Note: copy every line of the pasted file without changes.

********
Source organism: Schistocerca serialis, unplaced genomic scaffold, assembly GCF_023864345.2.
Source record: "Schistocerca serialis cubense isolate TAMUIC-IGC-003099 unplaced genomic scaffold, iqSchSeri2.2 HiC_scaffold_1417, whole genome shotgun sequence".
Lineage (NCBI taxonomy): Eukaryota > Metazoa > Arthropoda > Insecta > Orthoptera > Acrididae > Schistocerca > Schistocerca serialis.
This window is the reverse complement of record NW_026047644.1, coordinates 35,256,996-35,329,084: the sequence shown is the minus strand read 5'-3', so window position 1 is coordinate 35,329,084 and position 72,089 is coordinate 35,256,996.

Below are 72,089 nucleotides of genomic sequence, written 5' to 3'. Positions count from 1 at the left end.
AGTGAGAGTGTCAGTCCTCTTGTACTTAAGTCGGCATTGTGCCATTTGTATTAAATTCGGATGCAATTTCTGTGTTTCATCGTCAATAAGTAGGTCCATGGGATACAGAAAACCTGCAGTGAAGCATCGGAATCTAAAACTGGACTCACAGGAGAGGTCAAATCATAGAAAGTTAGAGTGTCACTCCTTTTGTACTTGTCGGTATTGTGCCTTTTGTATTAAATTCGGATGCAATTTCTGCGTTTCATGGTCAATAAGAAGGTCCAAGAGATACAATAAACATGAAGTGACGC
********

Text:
Source organism: Schistocerca serialis, unplaced genomic scaffold, assembly GCF_023864345.2.
Source record: "Schistocerca serialis cubense isolate TAMUIC-IGC-003099 unplaced genomic scaffold, iqSchSeri2.2 HiC_scaffold_1417, whole genome shotgun sequence".
Lineage (NCBI taxonomy): Eukaryota > Metazoa > Arthropoda > Insecta > Orthoptera > Acrididae > Schistocerca > Schistocerca serialis.
This window is the reverse complement of record NW_026047644.1, coordinates 35,256,996-35,329,084: the sequence shown is the minus strand read 5'-3', so window position 1 is coordinate 35,329,084 and position 72,089 is coordinate 35,256,996.

Below are 72,089 nucleotides of genomic sequence, written 5' to 3'. Positions count from 1 at the left end.
AGTGAGAGTGTCAGTCCTCTTGTACTTAAGTCGGCATTGTGCCATTTGTATTAAATTCGGATGCAATTTCTGTGTTTCATCGTCAATAAGTAGGTCCATGGGATACAGAAAACCTGCAGTGAAGCATCGGAATCTAAAACTGGACTCACAGGAGAGGTCAAATCATAGAAAGTTAGAGTGTCACTCCTTTTGTACTTGTCGGTATTGTGCCTTTTGTATTAAATTCGGATGCAATTTCTGCGTTTCATGGTCAATAAGAAGGTCCAAGAGATACAATAAACATGAAGTGACGC